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Allan Douglas Writes on E-books: Converter, Formatter, Printer – Who is For Real?

Writing for Profit of Pleasure by Allan Douglas

Writing for Profit of Pleasure by Allan Douglas

The publishing world is in a state of flux, and I for one believe that writers must keep abreast of trends, and technology. As regulars at my blog know, I used the A to Z Challenge in April to learn the ropes of the e-book world, by recently publishing my first e-book,  A to Z Stories of Life and Death.

But, to tell you the truth,  after I had my manuscript ready, I was fuddled for a while about the whole geekspeak of e-books. I thought of hiring a professional to do the job, and then I realized it would defeat my purpose. If I hire a professional to do all the formatting and uploading, I’ll learn zilch.

I read up a lot on the technicalities of e-book publishing, and in the process came across Allan Douglas’s articles.  Today, I’m going to share one of them with you, because e-book savvy Allan is absolutely the right person to educate newbies like me, and has agreed to do a guest post!

Converter, Formatter, Printer – Who is For Real?

Over the past few months I have received a fair number of inquiries from aspiring authors about e-mails they have received from “publishers”.  I have received one or two of these myself.  The messages vary, but in essence they portray the sender as a publisher, generally they use impressive names that include the word “press” to give the impression that they print books.

Some offer to convert the author’s book manuscript into an eBook for a minimal fee – often about $50.00.  Others offer to oversee the entire publication and printing process and request fees of several thousand dollars.  Are any of them on the level?  Do any of them offer genuine value?

First let us deal with “conversion”.  It needs to be clearly understood that “conversion” of your manuscript needs to be done only if you plan to sell your eBooks exclusively through your own web site or on places such as ClickBank.  If you plan to sell your eBook through Amazon, Barnes & Noble, Apple, or Smashwords, conversion of your text manuscript into the appropriate eBook format will be done by the distributor as part of the submission process.  They will not accept your pre-converted file.  In the vast majority of cases, paying someone to “convert” your file is a scam.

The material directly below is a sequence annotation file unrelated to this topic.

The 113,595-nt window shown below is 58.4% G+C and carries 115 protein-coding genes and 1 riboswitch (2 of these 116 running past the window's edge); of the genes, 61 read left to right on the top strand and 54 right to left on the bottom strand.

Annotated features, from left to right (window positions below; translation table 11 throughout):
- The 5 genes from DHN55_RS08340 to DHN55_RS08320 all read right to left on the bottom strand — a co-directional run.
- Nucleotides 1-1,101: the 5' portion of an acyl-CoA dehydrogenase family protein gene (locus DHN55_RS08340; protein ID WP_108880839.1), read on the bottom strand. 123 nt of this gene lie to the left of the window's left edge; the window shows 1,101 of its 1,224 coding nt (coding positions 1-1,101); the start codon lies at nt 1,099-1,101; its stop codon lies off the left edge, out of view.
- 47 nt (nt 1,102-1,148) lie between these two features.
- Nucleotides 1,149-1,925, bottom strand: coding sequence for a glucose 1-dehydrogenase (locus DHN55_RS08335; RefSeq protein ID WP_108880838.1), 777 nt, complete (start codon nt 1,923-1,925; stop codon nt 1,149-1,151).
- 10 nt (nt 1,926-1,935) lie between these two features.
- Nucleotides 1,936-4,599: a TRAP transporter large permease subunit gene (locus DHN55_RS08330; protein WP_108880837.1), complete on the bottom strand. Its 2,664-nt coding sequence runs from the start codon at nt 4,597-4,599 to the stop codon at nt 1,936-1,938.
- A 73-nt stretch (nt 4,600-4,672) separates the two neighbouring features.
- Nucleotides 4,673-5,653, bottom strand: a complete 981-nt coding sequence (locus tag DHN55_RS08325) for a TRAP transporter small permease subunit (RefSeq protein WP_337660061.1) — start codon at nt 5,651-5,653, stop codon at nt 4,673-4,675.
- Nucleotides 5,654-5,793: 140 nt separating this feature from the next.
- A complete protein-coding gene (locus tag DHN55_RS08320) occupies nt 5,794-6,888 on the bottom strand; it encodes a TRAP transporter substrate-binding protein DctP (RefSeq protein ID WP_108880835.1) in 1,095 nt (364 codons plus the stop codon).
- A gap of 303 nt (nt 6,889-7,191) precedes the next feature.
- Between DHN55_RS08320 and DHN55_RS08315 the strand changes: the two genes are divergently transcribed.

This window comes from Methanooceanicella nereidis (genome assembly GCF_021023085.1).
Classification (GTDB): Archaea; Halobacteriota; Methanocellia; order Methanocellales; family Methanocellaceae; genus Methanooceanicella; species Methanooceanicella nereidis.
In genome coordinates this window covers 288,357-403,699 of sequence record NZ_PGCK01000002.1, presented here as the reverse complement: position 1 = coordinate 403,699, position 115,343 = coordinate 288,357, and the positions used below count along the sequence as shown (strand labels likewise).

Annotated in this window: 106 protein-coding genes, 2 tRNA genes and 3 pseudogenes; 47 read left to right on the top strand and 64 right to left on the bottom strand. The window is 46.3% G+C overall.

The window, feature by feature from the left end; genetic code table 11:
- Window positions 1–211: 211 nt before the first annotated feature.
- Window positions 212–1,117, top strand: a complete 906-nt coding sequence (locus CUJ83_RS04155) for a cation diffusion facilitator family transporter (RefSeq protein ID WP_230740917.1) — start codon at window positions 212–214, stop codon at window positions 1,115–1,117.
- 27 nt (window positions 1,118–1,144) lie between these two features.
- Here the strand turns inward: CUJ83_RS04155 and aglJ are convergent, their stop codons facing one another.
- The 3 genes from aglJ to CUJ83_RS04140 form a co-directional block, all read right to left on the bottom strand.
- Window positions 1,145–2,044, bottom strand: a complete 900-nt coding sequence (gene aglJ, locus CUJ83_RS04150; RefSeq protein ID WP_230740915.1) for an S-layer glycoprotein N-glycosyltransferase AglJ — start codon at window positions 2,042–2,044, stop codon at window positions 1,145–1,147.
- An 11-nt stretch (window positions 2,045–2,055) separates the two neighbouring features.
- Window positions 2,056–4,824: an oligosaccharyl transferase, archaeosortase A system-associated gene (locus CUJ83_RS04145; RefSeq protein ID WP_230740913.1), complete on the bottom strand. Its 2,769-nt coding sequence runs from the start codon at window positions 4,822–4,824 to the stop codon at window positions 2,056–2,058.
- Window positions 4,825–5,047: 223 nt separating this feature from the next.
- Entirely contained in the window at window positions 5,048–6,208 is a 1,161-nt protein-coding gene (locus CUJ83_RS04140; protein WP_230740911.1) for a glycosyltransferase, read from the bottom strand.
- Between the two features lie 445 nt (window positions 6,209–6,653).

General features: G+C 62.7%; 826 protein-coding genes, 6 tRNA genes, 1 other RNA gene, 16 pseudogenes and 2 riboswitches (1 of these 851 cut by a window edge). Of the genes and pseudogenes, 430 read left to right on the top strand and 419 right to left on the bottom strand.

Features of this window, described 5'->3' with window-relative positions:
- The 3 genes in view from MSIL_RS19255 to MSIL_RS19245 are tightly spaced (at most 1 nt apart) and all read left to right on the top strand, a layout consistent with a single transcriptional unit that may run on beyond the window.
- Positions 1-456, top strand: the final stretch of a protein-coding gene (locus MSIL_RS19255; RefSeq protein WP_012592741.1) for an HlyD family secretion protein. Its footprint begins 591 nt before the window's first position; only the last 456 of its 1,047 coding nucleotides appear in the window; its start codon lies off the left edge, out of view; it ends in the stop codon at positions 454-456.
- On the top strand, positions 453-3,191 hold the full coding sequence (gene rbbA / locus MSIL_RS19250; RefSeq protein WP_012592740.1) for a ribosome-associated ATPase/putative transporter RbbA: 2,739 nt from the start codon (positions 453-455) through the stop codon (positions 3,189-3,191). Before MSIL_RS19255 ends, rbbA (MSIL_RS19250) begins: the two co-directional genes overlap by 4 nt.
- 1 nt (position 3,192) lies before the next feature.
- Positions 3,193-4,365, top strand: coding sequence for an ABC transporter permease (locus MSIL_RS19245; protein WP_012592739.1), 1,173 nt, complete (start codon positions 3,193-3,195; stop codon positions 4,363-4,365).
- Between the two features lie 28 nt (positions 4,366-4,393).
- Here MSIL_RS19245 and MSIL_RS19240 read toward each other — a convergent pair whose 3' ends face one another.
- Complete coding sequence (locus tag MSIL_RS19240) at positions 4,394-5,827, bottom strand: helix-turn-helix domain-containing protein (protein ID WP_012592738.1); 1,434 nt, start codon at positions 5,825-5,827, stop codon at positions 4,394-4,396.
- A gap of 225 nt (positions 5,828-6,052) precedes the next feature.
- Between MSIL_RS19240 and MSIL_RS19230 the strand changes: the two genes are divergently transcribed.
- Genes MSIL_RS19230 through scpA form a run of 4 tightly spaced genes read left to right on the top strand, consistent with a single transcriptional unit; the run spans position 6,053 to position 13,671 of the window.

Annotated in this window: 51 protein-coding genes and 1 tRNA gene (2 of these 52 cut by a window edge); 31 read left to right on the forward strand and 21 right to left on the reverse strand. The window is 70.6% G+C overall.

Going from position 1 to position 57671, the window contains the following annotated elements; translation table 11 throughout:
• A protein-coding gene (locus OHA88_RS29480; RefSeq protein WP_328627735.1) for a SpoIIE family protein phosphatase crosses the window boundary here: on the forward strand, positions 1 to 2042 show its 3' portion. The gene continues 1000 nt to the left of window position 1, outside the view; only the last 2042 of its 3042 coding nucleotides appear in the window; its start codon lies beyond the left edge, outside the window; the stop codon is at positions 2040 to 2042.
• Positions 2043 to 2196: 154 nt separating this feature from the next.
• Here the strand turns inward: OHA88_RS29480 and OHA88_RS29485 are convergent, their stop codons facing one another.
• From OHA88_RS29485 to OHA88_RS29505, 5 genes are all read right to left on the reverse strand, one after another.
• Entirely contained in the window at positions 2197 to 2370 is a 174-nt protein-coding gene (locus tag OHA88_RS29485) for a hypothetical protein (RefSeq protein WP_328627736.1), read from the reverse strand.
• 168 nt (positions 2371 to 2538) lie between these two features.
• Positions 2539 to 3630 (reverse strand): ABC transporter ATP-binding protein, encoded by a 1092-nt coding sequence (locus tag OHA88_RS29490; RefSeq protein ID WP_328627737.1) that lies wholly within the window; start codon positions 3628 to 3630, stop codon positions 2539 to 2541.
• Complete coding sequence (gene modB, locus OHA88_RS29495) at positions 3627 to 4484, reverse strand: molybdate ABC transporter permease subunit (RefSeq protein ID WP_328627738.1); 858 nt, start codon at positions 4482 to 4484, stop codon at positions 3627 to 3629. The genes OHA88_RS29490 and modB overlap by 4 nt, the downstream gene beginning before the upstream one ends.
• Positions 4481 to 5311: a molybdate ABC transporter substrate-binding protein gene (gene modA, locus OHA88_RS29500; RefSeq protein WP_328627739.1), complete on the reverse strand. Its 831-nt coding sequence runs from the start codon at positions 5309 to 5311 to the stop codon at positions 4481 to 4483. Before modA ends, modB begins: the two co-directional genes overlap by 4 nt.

Formatting your manuscript, however, is a goose of another color.  Formatting is essential prior to submitting your file to distributors (Amazon, B&N, Apple, Smashwords, etc.) for conversion.  You can produce a manuscript in any word processor that will print out a fine looking book manuscript.  But, the actual formatting you used as you wrote will have a tremendous impact on whether the eBook looks as you planned it.  Just one example would be chapter titles; did you use the Header 2 formatting command or simply make it a larger font size and bold it?  Did you perhaps mix the two methods in the manuscript?  Printed on paper, these may look identical, but during parsing for eBook conversion, a header will produce one effect, large text something else – if it is accepted at all.  There are, in fact a bevy of hidden command codes that will wreak havoc on your beautiful manuscript if not stripped out and replaced with the proper formatting commands that the conversion script will be looking for.

Those skilled in this formatting process may use terms like, author services, publication services, book designer or interior layout and they will certainly not be offering to format a novel length manuscript for $50.  The work is not difficult – you can do it yourself if you want – but it can be time consuming, therefore tends to be expensive.

Then there are printers or presses.  When considering eBooks, the term is totally superfluous.  I find the terminology annoying, especially in light of the fact that this “press” will probably submit the file they produce to Smashwords and Smashwords will produce the eBook and distribute it through their network of dealers, but not necessarily deceitful.  They may be trying to pattern their electronic publication business after the model of traditional publishing.  And, being known as Big Pants Press is more impressive than being Big Pants Publication Services.

There is one last bone to pick on this topic however, and that is to clear up the business of “printing” actual paper books.  Last time I checked, there were only two companies in the USA capable of actually printing and binding real paper books on a commercial scale:  Lightning Source and CreateSpace.  One of the publishing companies I have worked in could and did print small numbers of paperback books using an off-set press and bindery set-up.  But if large quantities of books were wanted, or if they needed to be hard-bound, we sent it off to Lightning.  In the vast majority of cases, “publishers” who say they will print your book are hedging the truth.  They will have it printed, but they themselves will do nothing more than the design work.  If that.